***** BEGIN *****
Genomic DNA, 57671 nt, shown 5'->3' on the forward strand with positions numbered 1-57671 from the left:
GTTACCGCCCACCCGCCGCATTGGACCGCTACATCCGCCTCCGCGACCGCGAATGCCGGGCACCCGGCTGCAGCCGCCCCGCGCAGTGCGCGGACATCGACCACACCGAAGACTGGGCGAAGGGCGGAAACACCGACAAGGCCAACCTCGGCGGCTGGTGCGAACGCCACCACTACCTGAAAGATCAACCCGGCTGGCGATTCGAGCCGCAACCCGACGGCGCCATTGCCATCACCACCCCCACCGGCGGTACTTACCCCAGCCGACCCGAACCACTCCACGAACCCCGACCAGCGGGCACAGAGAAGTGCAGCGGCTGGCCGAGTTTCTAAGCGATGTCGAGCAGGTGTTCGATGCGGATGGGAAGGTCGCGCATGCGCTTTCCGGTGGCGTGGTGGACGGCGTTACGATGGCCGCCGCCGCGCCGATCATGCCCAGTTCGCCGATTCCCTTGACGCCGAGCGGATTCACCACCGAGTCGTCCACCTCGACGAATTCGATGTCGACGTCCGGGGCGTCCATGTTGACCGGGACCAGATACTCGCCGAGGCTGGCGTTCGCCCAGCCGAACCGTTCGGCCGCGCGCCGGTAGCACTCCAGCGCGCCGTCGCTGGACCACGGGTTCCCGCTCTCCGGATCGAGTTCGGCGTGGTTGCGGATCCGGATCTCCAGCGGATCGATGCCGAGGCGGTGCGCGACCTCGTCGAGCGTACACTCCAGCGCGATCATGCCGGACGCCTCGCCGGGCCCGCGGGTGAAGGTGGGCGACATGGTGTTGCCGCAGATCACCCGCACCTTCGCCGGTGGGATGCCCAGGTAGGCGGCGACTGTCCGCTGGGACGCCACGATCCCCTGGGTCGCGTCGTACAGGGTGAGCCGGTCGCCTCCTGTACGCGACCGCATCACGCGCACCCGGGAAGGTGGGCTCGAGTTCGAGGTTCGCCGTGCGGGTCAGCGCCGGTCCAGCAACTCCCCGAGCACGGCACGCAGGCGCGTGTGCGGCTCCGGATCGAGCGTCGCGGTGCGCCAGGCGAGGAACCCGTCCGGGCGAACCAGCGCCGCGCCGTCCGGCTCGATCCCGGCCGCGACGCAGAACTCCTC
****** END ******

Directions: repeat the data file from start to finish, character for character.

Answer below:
Genomic DNA, 57671 nt, shown 5'->3' on the forward strand with positions numbered 1-57671 from the left:
GTTACCGCCCACCCGCCGCATTGGACCGCTACATCCGCCTCCGCGACCGCGAATGCCGGGCACCCGGCTGCAGCCGCCCCGCGCAGTGCGCGGACATCGACCACACCGAAGACTGGGCGAAGGGCGGAAACACCGACAAGGCCAACCTCGGCGGCTGGTGCGAACGCCACCACTACCTGAAAGATCAACCCGGCTGGCGATTCGAGCCGCAACCCGACGGCGCCATTGCCATCACCACCCCCACCGGCGGTACTTACCCCAGCCGACCCGAACCACTCCACGAACCCCGACCAGCGGGCACAGAGAAGTGCAGCGGCTGGCCGAGTTTCTAAGCGATGTCGAGCAGGTGTTCGATGCGGATGGGAAGGTCGCGCATGCGCTTTCCGGTGGCGTGGTGGACGGCGTTACGATGGCCGCCGCCGCGCCGATCATGCCCAGTTCGCCGATTCCCTTGACGCCGAGCGGATTCACCACCGAGTCGTCCACCTCGACGAATTCGATGTCGACGTCCGGGGCGTCCATGTTGACCGGGACCAGATACTCGCCGAGGCTGGCGTTCGCCCAGCCGAACCGTTCGGCCGCGCGCCGGTAGCACTCCAGCGCGCCGTCGCTGGACCACGGGTTCCCGCTCTCCGGATCGAGTTCGGCGTGGTTGCGGATCCGGATCTCCAGCGGATCGATGCCGAGGCGGTGCGCGACCTCGTCGAGCGTACACTCCAGCGCGATCATGCCGGACGCCTCGCCGGGCCCGCGGGTGAAGGTGGGCGACATGGTGTTGCCGCAGATCACCCGCACCTTCGCCGGTGGGATGCCCAGGTAGGCGGCGACTGTCCGCTGGGACGCCACGATCCCCTGGGTCGCGTCGTACAGGGTGAGCCGGTCGCCTCCTGTACGCGACCGCATCACGCGCACCCGGGAAGGTGGGCTCGAGTTCGAGGTTCGCCGTGCGGGTCAGCGCCGGTCCAGCAACTCCCCGAGCACGGCACGCAGGCGCGTGTGCGGCTCCGGATCGAGCGTCGCGGTGCGCCAGGCGAGGAACCCGTCCGGGCGAACCAGCGCCGCGCCGTCCGGCTCGATCCCGGCCGCGACGCAGAACTCCTC